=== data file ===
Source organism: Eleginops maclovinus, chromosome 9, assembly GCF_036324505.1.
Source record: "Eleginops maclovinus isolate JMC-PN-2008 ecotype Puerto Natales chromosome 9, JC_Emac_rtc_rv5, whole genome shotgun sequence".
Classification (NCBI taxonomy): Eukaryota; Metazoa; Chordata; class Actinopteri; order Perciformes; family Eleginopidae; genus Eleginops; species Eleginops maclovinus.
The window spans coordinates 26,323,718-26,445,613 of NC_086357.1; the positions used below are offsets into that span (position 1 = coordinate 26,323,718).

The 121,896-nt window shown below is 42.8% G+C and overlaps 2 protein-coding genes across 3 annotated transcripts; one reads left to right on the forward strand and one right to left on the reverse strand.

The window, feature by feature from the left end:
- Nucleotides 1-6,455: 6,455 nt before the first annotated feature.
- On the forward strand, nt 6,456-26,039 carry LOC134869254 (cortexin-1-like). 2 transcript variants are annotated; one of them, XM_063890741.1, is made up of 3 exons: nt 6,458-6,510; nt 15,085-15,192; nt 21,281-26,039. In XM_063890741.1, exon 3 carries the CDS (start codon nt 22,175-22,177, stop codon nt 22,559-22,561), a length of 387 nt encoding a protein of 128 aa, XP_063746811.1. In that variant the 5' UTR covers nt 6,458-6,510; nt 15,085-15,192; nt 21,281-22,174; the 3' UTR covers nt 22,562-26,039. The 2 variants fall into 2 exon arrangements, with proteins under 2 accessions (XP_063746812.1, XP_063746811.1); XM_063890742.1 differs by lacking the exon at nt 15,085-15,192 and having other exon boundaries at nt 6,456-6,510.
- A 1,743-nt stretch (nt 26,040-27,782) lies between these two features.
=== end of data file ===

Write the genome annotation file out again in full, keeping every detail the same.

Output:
Source organism: Eleginops maclovinus, chromosome 9, assembly GCF_036324505.1.
Source record: "Eleginops maclovinus isolate JMC-PN-2008 ecotype Puerto Natales chromosome 9, JC_Emac_rtc_rv5, whole genome shotgun sequence".
Classification (NCBI taxonomy): Eukaryota; Metazoa; Chordata; class Actinopteri; order Perciformes; family Eleginopidae; genus Eleginops; species Eleginops maclovinus.
The window spans coordinates 26,323,718-26,445,613 of NC_086357.1; the positions used below are offsets into that span (position 1 = coordinate 26,323,718).

The 121,896-nt window shown below is 42.8% G+C and overlaps 2 protein-coding genes across 3 annotated transcripts; one reads left to right on the forward strand and one right to left on the reverse strand.

The window, feature by feature from the left end:
- Nucleotides 1-6,455: 6,455 nt before the first annotated feature.
- On the forward strand, nt 6,456-26,039 carry LOC134869254 (cortexin-1-like). 2 transcript variants are annotated; one of them, XM_063890741.1, is made up of 3 exons: nt 6,458-6,510; nt 15,085-15,192; nt 21,281-26,039. In XM_063890741.1, exon 3 carries the CDS (start codon nt 22,175-22,177, stop codon nt 22,559-22,561), a length of 387 nt encoding a protein of 128 aa, XP_063746811.1. In that variant the 5' UTR covers nt 6,458-6,510; nt 15,085-15,192; nt 21,281-22,174; the 3' UTR covers nt 22,562-26,039. The 2 variants fall into 2 exon arrangements, with proteins under 2 accessions (XP_063746812.1, XP_063746811.1); XM_063890742.1 differs by lacking the exon at nt 15,085-15,192 and having other exon boundaries at nt 6,456-6,510.
- A 1,743-nt stretch (nt 26,040-27,782) lies between these two features.